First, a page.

In 1928, Paul Dirac succeeded in generalizing the Schrödinger equation so that it includes Einsteins’s relativistic effects. Miraculously, his Dirac equation could account for the observed spin of the electron, and it even described the existence of anti-electrons or positrons. Some felt at the time that this equation is so beautiful that it must describe the ultimate truth. The Dirac equation made detailed predictions about the fine structure of hydrogen spectral lines. In the 1930s, tests of these predictions became a hot topic in atomic physics, with contradicting experimental results.
The discovery, that the Dirac equation does not describe the energy levels of hydrogen correctly came only after the Second World War. Willis Lamb demonstrated by radiofrequency spectroscopy of an atomic beam of excited metastable hydrogen, that two states, which should have precisely the same energy according to Dirac, are in fact split by a Lamb shift of about 1 GHz. An intuitive explanation was given by Hans Bethe, who considered quantum fluctuations of the electromagnetic field in vacuum, which are always present, even at absolute zero temperature. These fluctuations smear out the position of the electron, so that it appears less tightly bound in the 2S orbital where it comes close to the nucleus than in the 2P orbital. A smaller effect of the opposite sign is due to vacuum polarization, the fact that virtual electron-positron pairs in a strong electric field make the vacuum polarizable.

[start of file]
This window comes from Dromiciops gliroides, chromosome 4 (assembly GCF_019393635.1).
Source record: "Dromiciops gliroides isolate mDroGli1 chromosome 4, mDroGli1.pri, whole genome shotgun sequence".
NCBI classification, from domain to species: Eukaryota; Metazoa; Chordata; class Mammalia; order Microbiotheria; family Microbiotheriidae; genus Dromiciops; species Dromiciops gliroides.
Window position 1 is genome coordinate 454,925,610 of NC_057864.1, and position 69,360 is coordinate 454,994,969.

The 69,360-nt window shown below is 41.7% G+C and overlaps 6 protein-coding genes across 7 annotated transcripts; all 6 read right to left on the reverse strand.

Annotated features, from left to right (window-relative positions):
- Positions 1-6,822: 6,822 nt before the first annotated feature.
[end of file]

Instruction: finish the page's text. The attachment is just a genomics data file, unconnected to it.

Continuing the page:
The discovery of the Lamb shift and the concurrent discovery by Polykarp Kusch that the magnetic moment of the spinning electron does not agree with the predictions of the Dirac theory lead to the development of the theory of quantum electrodynamics. In 1965, the Nobel Prize in Physics was awarded to Shin’ichiro Tomonaga, Julian Schwinger, and Richard Feynman for their fundamental work in quantum electrodynamics, with deep-ploughing consequences for the physics of elementary particles. Their theory has become a model for modern quantum field theories, including string theory, which attempts to reconcile quantum physics and general relativity.